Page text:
“It means deficit would increase, and as a result if you are unable to finance most of the capital expenditure that you have, then you don’t expect much growth in the economy. There is cause for worry because if this is sustained for some months, the CBN will have no other choice than to devalue the naira.
“This is because once the reserve crosses below $35billion, foreign investors will begin to retract.
Though the CBN threshold is $30billion but most people will not wait until it gets to $30billion. And the rate at which it has been depleting on the average of between $300-$400 million per week is significant. If the global crisis in terms of corona virus persists for long then it will have a major impact on Nigeria’s revenue thereby affecting potential growth of our fragile economy.”
For his part, partner, Bloomfield Law Practice, Mr. Ayodele Oni, said there is big trouble for Nigeria, especially in the face of the recent approval of the Senate for the country to borrow about $22.7 billion which will further put the economy under pressure as it battles to service the loan under a low oil price regime.
He said the CBN in the wake of the development, may be compelled to devalue the naira if the trend continues over the next two month.
However, he said the falling oil price may be a low hanging fruit for the country as payment of oil subsidy will drastically reduce but warned that, such may not have much impact.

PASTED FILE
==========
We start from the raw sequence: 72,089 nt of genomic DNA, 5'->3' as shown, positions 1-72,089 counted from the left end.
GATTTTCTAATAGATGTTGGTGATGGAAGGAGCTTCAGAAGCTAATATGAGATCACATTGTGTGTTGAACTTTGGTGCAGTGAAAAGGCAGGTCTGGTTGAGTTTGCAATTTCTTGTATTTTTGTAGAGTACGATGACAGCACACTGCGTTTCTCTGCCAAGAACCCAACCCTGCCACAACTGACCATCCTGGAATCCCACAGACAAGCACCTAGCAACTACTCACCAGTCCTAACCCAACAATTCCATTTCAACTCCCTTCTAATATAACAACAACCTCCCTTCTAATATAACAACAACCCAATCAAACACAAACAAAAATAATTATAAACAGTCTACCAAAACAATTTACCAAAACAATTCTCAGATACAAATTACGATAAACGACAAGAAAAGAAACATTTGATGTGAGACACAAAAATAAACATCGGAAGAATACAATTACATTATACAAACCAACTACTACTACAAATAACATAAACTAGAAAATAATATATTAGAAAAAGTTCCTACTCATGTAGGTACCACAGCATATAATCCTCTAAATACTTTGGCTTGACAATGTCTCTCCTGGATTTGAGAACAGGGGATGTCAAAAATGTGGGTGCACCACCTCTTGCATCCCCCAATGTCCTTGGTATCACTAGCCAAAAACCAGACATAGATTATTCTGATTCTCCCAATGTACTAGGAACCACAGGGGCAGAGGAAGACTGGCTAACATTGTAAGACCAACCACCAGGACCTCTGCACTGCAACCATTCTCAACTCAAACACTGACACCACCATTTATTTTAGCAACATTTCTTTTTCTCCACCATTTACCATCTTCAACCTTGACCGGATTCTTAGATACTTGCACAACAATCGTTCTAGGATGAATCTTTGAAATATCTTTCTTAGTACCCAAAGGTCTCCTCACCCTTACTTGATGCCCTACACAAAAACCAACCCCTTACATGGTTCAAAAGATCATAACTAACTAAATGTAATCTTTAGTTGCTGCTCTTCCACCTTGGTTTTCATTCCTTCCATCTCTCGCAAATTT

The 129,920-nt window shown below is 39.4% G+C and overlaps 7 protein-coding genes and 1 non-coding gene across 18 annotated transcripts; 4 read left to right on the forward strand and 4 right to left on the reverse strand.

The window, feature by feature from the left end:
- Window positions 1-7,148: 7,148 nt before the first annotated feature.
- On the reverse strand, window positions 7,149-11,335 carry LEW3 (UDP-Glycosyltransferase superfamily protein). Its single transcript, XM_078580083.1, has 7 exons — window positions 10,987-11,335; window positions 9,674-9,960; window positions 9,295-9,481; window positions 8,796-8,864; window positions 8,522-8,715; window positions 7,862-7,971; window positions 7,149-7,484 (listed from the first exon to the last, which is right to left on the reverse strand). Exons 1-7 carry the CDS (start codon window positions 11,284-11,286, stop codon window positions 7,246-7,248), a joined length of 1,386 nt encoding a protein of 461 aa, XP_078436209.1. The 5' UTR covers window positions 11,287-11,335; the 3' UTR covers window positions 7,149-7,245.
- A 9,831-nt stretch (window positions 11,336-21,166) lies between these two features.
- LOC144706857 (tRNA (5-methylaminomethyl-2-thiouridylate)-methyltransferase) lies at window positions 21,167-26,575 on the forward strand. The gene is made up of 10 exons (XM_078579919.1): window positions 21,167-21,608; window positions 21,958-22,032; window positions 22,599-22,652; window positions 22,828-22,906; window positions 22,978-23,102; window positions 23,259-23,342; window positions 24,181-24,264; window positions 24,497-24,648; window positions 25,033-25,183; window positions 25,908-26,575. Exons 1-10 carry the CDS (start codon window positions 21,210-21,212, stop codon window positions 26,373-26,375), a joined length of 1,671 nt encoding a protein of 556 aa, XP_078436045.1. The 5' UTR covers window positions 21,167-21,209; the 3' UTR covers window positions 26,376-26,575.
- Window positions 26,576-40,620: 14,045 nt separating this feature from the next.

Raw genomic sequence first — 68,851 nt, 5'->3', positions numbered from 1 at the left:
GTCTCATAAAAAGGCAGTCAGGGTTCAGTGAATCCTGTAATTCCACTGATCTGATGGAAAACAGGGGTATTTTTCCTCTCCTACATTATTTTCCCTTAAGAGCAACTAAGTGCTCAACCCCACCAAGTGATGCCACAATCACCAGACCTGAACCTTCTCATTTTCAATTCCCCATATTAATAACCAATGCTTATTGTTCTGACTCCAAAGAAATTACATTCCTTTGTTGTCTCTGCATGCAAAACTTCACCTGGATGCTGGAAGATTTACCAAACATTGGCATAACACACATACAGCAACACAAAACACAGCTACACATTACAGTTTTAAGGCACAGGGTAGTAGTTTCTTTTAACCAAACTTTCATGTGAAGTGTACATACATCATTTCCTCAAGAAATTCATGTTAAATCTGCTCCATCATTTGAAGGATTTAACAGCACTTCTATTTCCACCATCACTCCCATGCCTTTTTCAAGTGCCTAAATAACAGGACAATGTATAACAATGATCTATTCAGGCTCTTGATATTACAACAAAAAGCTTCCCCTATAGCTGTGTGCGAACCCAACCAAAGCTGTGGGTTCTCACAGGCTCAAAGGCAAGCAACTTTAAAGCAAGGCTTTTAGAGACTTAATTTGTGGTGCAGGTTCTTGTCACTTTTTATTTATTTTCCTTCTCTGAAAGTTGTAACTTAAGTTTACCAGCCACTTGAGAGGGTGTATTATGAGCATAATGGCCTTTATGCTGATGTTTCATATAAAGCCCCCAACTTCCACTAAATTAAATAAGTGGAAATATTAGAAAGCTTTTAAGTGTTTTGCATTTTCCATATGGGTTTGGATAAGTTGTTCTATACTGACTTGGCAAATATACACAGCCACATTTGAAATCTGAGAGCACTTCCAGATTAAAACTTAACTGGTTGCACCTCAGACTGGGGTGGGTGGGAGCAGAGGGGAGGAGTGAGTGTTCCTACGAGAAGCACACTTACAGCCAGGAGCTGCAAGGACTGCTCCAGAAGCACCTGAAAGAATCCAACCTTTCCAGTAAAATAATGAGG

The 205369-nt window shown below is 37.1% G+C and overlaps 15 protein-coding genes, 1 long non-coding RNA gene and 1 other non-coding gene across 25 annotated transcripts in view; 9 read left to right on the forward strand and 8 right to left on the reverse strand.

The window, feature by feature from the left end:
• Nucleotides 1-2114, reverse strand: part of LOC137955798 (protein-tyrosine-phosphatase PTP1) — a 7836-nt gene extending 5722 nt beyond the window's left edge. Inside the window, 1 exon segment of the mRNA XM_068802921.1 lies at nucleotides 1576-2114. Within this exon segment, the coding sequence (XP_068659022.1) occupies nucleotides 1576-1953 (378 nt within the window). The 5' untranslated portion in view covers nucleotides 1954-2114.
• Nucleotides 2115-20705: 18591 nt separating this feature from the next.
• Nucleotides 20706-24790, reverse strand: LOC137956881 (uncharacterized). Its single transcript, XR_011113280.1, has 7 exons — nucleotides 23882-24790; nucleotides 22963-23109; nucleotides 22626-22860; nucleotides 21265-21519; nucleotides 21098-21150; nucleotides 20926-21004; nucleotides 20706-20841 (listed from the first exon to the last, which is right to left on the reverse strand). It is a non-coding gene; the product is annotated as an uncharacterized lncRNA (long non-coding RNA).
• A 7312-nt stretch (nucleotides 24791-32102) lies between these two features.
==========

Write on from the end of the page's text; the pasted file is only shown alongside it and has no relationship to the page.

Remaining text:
Meanwhile the sharp slump in crude oil prices to $30.2/barrel now threatening the implementation of the 2020 budget, President Muhammadu Buhari held a closed door meeting with the Finance Minister, Mrs Zainab Ahmed and the Central Bank of Nigeria Governor, Mr Godwin Emefiele on Monday to explore ways out of the quagmire threatening to throw the economy with another round of recession.
This was as economy experts have advised the Federal Government to immediately slow down on the execution of not too urgent capital projects to make funds available for recurrent spending and other contingencies.
Commenting on the development, a Developmental Economist, Mr Odilim Enwegbara told Daily Sun on phone that the current challenges call for prudence in spending.
“Crude oil has crashed and it’s because of coronavirus. Airlines and shipping companies and vehicles that consume petroleum products have drastically restricted their movements. So, demands are very low.